The super-sub tag is not one Elliott will hope to see stick around for too long, but he has proven it is a title he can live up to.
With the game poised at 1-1 and key creator Trent Alexander-Arnold off the pitch at half-time, Liverpool needed to find quality and composure, and Elliott delivered.
When it comes to influence off the bench, you want finishers and Elliott duly delivered.
Turning the tide
In fact, Elliott’s assist – he’s only been awarded one for Nunez’s header – was the 34th goal to be created or scored by a player coming off the bench.
That makes up 26.9 percent of all Liverpool’s goals and assists this season, talk about game-changing.
For Elliott, his 45 minutes at Burnley was not the first time he’s flipped a game on its head from the bench – away at Wolves and Crystal Palace are prime examples – but it was a fresh reminder of what will be needed for the rest of this season.
The Reds will need their full squad as they compete across four competitions, and with injuries and illness complicating matters, it only amplifies the significance of this endeavour being one for the entire team, not just 11-14 players.
Elliott has not kept his desire to be in the XI over a substitute a secret, but it is his attitude towards coming off the bench that allows moments like those against Burnley to be possible.
“I want to be starting and that’s my goal,” he told LFCTV after Saturday’s win. “I want to get back in the team and kind of cement my spot.
“But I’m just more than happy getting on the pitch first and foremost, whether it’s off the bench or starting, I’m just happy to put the shirt on and go out and play, especially at Anfield.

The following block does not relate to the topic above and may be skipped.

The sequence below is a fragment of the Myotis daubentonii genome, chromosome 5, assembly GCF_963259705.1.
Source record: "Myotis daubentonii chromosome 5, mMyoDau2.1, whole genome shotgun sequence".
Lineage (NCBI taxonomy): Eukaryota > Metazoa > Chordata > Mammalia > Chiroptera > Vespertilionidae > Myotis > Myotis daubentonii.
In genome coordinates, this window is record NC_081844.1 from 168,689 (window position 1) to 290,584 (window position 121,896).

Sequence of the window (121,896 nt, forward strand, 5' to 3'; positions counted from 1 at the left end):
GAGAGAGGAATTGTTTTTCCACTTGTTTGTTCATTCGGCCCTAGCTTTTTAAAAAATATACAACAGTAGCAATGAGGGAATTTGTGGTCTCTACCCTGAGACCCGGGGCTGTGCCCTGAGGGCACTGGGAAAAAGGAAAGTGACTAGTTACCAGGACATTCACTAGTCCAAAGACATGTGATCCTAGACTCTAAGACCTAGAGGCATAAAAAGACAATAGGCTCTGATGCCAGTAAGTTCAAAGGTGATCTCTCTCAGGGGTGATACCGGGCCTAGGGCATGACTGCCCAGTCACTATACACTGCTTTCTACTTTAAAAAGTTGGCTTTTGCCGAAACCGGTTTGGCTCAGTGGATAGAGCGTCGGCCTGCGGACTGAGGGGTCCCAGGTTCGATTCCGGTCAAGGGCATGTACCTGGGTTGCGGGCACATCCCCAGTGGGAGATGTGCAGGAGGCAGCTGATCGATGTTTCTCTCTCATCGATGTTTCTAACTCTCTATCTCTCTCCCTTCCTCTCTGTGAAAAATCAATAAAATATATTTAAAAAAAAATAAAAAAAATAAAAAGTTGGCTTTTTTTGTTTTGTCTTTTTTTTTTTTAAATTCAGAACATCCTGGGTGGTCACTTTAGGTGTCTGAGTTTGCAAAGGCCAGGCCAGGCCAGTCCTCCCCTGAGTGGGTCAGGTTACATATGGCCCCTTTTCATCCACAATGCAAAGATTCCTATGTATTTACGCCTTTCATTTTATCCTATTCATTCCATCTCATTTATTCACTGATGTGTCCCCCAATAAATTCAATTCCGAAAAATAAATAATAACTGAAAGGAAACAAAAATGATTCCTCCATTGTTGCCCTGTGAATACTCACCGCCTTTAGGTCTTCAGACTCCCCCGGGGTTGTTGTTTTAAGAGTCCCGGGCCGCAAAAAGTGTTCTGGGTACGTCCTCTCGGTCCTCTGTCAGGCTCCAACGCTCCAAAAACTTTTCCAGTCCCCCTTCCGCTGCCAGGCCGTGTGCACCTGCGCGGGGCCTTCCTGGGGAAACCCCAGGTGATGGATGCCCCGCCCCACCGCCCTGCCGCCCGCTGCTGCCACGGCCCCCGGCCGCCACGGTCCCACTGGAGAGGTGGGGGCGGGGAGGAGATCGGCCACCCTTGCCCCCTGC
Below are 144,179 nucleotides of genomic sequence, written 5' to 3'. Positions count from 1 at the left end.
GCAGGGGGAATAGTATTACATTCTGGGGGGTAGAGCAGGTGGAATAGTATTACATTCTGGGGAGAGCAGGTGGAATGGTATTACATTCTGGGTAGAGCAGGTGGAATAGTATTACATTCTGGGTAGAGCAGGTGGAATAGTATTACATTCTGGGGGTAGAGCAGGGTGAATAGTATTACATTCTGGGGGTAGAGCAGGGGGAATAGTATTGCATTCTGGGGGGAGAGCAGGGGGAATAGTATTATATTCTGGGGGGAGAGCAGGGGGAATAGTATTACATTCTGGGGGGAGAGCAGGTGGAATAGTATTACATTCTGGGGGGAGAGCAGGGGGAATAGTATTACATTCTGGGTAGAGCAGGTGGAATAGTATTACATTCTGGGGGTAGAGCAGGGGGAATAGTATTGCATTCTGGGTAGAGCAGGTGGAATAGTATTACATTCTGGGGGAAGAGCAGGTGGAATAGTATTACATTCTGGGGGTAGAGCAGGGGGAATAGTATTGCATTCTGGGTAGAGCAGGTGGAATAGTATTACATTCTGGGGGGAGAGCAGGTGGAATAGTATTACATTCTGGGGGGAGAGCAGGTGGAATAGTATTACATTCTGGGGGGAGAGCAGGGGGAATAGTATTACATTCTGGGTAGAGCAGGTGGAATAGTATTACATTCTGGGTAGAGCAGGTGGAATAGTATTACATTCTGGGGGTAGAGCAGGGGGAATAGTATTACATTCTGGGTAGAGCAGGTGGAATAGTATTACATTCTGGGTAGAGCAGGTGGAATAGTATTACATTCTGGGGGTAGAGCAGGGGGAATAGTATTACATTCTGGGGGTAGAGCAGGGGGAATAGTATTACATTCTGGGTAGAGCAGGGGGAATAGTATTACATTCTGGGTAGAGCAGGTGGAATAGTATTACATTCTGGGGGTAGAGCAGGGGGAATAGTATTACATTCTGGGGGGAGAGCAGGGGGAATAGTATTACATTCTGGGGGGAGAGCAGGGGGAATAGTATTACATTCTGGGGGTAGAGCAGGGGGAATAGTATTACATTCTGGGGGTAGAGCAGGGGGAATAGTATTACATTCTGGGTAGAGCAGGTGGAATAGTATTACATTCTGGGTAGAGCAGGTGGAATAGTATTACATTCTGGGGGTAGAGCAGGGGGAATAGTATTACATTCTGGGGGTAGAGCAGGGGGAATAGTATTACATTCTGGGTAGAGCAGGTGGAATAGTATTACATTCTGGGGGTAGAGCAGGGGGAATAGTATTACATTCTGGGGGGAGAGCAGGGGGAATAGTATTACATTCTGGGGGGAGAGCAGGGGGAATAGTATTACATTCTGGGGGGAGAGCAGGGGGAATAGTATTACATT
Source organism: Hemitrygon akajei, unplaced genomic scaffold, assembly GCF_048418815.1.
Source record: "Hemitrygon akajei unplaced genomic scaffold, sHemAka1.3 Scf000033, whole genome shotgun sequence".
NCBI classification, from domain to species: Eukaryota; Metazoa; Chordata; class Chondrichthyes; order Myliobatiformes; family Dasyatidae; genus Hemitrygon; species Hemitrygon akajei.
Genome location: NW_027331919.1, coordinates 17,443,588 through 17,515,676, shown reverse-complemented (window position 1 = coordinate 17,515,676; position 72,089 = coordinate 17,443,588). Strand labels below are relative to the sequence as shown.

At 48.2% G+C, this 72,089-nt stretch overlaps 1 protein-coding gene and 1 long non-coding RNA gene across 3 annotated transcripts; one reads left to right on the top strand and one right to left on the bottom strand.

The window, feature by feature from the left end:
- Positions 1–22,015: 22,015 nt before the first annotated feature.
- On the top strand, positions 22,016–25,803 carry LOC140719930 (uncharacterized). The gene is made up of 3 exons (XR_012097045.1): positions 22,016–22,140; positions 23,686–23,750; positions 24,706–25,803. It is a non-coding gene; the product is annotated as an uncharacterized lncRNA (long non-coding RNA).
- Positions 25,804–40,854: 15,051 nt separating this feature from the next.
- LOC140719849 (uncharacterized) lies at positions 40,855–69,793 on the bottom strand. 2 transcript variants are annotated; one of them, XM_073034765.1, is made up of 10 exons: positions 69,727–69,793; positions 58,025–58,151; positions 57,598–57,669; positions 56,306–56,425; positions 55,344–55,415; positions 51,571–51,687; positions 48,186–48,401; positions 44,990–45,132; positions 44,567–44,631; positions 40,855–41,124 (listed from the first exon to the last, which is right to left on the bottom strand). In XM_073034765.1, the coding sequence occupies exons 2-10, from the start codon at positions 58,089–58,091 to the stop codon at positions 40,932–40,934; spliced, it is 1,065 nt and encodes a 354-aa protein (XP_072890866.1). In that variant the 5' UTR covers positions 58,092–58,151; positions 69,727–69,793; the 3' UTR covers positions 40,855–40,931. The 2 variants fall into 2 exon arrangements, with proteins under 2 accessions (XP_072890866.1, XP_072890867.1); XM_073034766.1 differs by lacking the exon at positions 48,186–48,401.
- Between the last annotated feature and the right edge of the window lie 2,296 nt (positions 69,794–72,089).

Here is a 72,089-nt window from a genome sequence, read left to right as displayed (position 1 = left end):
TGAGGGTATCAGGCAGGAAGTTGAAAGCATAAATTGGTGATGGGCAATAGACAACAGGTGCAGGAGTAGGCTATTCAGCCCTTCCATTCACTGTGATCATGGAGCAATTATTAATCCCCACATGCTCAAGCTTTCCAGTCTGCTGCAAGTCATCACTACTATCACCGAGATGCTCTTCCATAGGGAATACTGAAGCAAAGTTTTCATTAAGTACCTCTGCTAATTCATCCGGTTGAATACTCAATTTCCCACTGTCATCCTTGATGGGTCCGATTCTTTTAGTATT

“It’s down to me to try to make a difference; that’s why I’m coming on, that’s kind of my role in the team, that’s why I’m here [after the win].”
A lesson for what’s to come
It is an interesting position Elliott finds himself in as he has made valuable contributions off the bench, but Klopp has been resistant to naming him in his starting lineups.
Only 15 of his 32 appearances have been as part of the XI, and only three have been in the Premier League, and that perhaps comes from the difficulty of finding a place for him in the side.
He’s predominantly been used as a right midfielder or on the right wing when Mohamed Salah is absent, and while he has potential in abundance, neither position has consistently clicked.
Coming off the bench allows him to utilise his fresh legs against the tiring ones of the opposition, though, he can drive at them and this is where he can thrive and prove a vital figure for his manager.
It sets the tone for the remaining weeks and months, both for Elliott on a personal level and for the squad as a whole.
If Liverpool are to bid Klopp farewell with silverware, they will need to continue to maximise the full potential of the squad as, unfortunately, not every match can be smooth sailing.
It would, of course, be easier on our hearts and our sanity if games were wrapped up quickly, but we know that not to be the case, it’s why Elliott’s role at Anfield was a significant one.
A super-sub he may wish not to be for the long-term, but it is a tag that just might lead Liverpool to glory when the curtain falls on this season.
Question is, who else will join him?